IT’S OBVIOUS that we need laws. We should respect and follow them as faithfully as possible as long as they are just laws. But we have to understand that laws, which in the end come from God, are formulated and articulated by us and therefore are subject to varying human conditions, such as the prevailing culture at the time the laws were made, etc. It’s for this reason why some exceptions can be made in obeying these laws.

We are reminded of this fact of life in that gospel episode where some leading Jews complained to Christ about his disciples doing something unlawful during the Sabbath. That unlawful thing was nothing other than that these disciples picked grains in the field to eat because they were hungry. (cfr. Mt 12,1-8)

That was when Christ clarified to them what the real intent of the Sabbath law was. He explained that exceptions can be made. “Have you not read what David did when he and his companions were hungry,” he said, “when he and his companions were hungry, how he went into the house of God and ate the bread of offering, which neither he nor his companions but only the priests could lawfully eat?”

Still more: “Or have you not read in the law that on the Sabbath the priests serving in the temple violate the Sabbath and are innocent?”

Then he explained why such exceptions can be made. “I say to you, something greater than the temple is here. If you knew what this meant, ‘I desire mercy, not sacrifice,’ you would not have condemned these innocent men. For the Son of Man is Lord of the Sabbath.”

It is quite clear that laws are made to serve our ultimate end, and that can only be that we be led to God, our original source and ultimate end. Our laws should be such that they should not negate nor even undermine the achievement of this fundamental purpose of the laws. Even our traffic laws, so insignificant if impacted with our ultimate end, should respect this fundamental purpose.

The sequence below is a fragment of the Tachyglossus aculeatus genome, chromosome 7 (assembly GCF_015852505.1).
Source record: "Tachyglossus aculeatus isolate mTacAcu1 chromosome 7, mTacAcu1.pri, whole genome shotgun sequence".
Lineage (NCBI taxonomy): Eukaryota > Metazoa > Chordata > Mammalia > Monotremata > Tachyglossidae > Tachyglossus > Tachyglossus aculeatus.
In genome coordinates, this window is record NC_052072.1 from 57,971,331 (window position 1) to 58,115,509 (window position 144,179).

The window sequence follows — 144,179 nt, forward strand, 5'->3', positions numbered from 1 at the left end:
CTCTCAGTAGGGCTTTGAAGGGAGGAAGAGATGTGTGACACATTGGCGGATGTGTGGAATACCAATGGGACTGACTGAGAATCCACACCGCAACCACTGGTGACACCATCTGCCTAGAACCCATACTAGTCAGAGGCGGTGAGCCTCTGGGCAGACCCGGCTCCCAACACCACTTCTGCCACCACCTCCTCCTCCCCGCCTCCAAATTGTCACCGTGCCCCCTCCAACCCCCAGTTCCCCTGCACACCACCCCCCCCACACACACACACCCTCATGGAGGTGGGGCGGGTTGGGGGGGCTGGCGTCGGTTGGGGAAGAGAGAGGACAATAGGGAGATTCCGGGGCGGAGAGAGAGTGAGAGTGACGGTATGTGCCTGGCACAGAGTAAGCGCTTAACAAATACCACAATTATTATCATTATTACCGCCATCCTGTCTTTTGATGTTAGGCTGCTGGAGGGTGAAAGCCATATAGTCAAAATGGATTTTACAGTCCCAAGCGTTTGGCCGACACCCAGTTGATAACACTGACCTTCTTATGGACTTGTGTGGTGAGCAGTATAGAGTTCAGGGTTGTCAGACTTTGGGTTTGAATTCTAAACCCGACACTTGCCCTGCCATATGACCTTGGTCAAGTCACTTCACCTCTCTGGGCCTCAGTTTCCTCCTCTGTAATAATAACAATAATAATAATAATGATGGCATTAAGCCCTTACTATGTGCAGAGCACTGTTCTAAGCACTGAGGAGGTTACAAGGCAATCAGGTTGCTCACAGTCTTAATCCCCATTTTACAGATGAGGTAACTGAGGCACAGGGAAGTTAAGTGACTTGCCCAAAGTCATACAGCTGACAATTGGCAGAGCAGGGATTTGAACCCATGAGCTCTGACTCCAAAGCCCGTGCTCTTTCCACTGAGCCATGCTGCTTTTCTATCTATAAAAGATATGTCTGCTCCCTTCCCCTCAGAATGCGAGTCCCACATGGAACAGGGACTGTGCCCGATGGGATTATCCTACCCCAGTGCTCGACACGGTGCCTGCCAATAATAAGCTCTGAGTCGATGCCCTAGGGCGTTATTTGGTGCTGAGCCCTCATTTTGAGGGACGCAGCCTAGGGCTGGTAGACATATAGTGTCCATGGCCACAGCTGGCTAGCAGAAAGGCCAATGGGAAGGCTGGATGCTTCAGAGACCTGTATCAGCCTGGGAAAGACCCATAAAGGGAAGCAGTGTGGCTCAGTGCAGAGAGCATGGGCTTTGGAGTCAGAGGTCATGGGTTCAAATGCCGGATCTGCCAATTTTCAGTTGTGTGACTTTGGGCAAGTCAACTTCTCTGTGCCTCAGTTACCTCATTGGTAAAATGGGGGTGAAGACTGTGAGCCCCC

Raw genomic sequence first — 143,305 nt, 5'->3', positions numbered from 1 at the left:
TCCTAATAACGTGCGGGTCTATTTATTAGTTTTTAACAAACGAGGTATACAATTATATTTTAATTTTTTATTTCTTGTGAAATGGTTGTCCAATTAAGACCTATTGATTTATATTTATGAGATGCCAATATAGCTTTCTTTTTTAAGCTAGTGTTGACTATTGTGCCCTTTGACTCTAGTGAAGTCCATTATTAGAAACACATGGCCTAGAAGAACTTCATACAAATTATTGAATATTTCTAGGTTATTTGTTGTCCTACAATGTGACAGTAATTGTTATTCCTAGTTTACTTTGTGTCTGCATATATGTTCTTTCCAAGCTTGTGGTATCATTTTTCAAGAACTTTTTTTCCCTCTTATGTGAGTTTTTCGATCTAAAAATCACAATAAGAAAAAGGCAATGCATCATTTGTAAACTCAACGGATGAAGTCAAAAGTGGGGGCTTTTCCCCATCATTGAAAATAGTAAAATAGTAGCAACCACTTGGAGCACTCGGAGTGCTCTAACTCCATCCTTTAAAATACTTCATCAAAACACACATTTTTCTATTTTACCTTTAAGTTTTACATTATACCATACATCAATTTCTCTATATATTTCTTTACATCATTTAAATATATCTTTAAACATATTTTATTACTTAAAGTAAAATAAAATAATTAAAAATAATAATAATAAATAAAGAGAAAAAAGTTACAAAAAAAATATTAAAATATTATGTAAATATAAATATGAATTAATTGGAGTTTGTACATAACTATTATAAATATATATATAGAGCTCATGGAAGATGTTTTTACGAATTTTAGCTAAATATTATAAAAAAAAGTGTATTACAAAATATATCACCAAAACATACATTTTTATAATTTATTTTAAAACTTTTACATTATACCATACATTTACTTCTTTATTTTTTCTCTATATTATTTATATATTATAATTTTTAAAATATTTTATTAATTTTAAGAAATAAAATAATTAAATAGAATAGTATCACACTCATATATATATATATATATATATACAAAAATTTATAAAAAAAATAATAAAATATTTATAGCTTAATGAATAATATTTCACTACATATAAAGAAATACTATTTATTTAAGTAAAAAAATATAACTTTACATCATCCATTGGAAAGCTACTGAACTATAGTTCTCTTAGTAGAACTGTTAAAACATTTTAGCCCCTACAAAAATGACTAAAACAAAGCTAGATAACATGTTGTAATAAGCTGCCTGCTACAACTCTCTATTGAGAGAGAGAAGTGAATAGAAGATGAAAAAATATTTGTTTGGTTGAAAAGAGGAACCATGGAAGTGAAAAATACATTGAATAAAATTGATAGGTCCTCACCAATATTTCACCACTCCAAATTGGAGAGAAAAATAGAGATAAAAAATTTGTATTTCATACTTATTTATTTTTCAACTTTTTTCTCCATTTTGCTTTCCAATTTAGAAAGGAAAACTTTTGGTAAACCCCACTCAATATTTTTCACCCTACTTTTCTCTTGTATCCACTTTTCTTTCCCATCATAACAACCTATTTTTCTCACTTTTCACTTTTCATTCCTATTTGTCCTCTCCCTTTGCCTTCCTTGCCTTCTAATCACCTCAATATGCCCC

But what do we have? We sometimes absolutize our laws as if they are the ultimate purpose in our life. They can be so rigidly and indiscriminatingly applied to all cases when there can be exceptions or even exemptions that can be made. We fall into some kind of legalism.

And nowadays, there are even laws that undermine the ultimate purpose of our life, that is, our proper relation with God. Christ himself complained about this. “You have let go of the commands of God and are holding on to human traditions.” (Mk 7,8) We are now making ourselves as the ultimate lawgiver, as if we are the creator of the universe.

We have to be careful with our tendency to fall into what is called as legalism, which is a way of making our human laws so absolute as to regulate even matters of conscience that they become the end in themselves. Legalism is when we make our human laws so absolute that they cannot stand any more improvement, enrichment, or even revision and revocation.

Legalism is when we get too obsessed with following the letter of the law at the expense of recognizing the true spirit of the law. It is usually characterized by rigidity and heartless treatment of people, especially those disadvantaged by a given law. This is not to say that our laws are useless. No. Laws are always necessary and very useful. But they should be treated as means only, not as ends. As such, they cannot be treated as if these laws are the only laws that have to be followed. In a given situation or case, other laws may be followed. By Fr. Roy Cimagala (EV Mail July 17-23, 2023 issue)